Greenish SST20

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sochi111
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Greenish SST20

Is the SST20 with high CRI supposed to look greenish?

It definitely looks greenish in the Moonlight mode in a Gray Convoy S2+ with luminus SST20,DTP copper plate,ar-coated glass lens,7135 biscotti firmware

On the left Sofirn C01 High 94 CRI Yuji LED – 5600K
On the right Convoy S2+ SST20 – 5000K – with a Moonlight mode

Edited by: sochi111 on 03/24/2019 - 04:48
ToyKeeper
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As shown in maukka’s tests, yes. The emitter is green at low power levels. It doesn’t get white or rosy until it’s running pretty hot:

This is why I’ve mostly avoided SST-20. I almost always use low modes, and I don’t like green beams, so it’s not really suitable for me. I use emitters which are white or rosy at low power instead.

Geuzzz
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The 4000k is indeed a bit green. 3000k is far better if you don’t want green and use low modes mostly, but can be to warm for some.

A Lee minus green filter might help you.

BlueSwordM
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@sochi111, only the SST-20 4000k and below are 95CRI.

The SST-20 5000k and up only have 65CRI.

That means the green tint will be exaggerated by a lot compared to the 95CRI SST-20.

My very own high current Beryllium Copper springs Gen 3:
http://budgetlightforum.com/node/67401
Liitokala Aliexpress Stores Battery Fraud: http://budgetlightforum.com/node/60547

Pavlo
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ToyKeeper wrote:
As shown in maukka’s tests, yes. The emitter is green at low power levels. It doesn’t get white or rosy until it’s running pretty hot:

This is why I’ve mostly avoided SST-20. I almost always use low modes, and I don’t like green beams, so it’s not really suitable for me. I use emitters which are white or rosy at low power instead.

Any recommendations on high CRI LEDs that have good tint in low modes?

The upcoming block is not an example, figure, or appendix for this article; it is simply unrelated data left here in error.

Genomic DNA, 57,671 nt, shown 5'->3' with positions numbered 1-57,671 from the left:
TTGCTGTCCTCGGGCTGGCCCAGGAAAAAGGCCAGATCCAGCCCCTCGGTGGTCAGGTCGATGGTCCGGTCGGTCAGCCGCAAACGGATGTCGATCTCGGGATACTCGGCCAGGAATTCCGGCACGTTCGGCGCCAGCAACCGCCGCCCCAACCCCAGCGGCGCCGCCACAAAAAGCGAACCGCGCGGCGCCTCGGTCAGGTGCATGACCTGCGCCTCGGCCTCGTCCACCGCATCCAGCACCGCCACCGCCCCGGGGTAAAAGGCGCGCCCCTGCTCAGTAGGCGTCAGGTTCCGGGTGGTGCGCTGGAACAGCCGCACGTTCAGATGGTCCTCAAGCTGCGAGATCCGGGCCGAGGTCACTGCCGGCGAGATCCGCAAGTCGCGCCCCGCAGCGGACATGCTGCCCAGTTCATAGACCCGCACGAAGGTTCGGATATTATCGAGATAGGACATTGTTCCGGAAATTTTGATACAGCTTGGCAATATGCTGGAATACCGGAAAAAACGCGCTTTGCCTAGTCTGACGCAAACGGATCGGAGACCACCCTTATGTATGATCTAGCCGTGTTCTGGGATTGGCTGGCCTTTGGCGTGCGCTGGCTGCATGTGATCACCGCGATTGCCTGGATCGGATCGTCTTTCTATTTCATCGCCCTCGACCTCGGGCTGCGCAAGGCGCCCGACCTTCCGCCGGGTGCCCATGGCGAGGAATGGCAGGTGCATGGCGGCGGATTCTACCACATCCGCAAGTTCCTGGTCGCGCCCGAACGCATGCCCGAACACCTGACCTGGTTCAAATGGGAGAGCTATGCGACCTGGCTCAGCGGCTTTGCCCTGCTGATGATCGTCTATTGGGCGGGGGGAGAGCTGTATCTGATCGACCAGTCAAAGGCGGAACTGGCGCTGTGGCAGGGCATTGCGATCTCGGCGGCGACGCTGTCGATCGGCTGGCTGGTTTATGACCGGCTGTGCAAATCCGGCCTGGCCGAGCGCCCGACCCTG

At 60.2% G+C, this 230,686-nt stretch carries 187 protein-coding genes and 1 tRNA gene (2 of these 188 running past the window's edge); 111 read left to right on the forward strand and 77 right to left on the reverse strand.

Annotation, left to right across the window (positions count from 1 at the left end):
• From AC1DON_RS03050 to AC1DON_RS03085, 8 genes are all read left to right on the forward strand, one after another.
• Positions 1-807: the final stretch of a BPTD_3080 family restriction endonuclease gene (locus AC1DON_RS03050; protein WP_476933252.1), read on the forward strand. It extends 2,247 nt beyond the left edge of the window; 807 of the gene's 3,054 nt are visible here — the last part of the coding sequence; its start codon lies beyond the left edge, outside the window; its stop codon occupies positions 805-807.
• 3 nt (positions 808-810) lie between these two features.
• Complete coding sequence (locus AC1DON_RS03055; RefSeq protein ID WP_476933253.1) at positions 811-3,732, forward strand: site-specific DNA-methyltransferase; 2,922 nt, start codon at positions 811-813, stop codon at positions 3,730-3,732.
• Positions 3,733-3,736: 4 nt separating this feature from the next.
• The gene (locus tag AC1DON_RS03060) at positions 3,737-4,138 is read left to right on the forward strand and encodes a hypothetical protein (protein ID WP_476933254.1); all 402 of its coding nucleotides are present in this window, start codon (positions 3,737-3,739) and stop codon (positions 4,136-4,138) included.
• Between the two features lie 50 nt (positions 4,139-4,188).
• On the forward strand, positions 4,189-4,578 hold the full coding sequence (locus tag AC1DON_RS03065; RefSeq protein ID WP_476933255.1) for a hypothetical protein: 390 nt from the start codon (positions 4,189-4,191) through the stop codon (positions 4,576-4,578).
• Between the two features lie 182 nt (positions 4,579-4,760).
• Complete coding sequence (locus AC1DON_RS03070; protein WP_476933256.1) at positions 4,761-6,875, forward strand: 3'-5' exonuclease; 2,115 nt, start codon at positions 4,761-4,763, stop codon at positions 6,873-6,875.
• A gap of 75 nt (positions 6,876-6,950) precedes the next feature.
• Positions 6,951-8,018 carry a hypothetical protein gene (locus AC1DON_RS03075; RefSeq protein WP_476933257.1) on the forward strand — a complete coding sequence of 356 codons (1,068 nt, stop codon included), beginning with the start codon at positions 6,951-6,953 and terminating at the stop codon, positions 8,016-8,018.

cetary
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BlueSwordM wrote:
@sochi111, only the SST-20 4000k and below are 95CRI.

The SST-20 5000k and up only have 65CRI.

That means the green tint will be exaggerated by a lot compared to the 95CRI SST-20.

Pretty much this. With current industry practices expect very little red in a 65 CRI LED. Without the R9, it’s a imbalanced and distorted light. One could also argue that insufficient R12, saturated blue, is another failing point of low CRI emitters. Currently the 70 CRI emitters that are tested typically have R9 values in the -20 to -33 range. R9 is how well a light source reproduces red, and a light source with values that low renders reds more like pale shades of brown/gray. 80 CRI emitters seem to typically be a bit better with demonstrated R9 values usually in the teens with competent 90 CRI emitters pushing the 50’s and finally the 95 CRI tint queens pushing into the 90’s for R9. Or at least that the general pattern I have observed with some execptions.

If you want good color rendering and good tint go for the 2700K-3000K 95 CRI range of the SST-20. My current experience with these emitters limits my current recommendations to these comparatively warm CCT, but they are quality emitters, and I eventually plan on getting a 3500K SST-20 for tests. We shall see how that goes.

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Mixed Nichia E21A’s have a good tint on lower modes. Maukka’s measurements.

good tint: Nichia E21A 2000K-7500K except d240 bin, Nichia 219B sw40/sw45, 219C sw303, Cree XPL-HI A/D bins, XHP70.2 5A, Samsung shaved LH351D's, SST-20 FD2, FA3, HA3, .

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The only rosy WW emitters on low mode are mixed tint E21A, Oslon Square 2700k emitters if you have the right bins, and the XP-L2 V4 7D emitter from KD. Mixed tint E21A are the rosiest though and the best looking.

Pavlo
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Do you think mixing 3000K and 4000K SST20’s in equal ratio’s will yield a noticeably lower DUV value than using either on their own?

cetary
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The E21A is an excellent emitter, by itself. Looks like R9 values are actually worse with the tint mixing. I think this fascination for a below the black body tint is a bizzare perculairity, even at the expense of objective light quality, a preference of certain flashlight enthusiasts. R9 is worse and light color saturation, R(g), is not significantly higher then just the a single emitter. Give me single CCT light source as close to or on the BBL.

Pavlo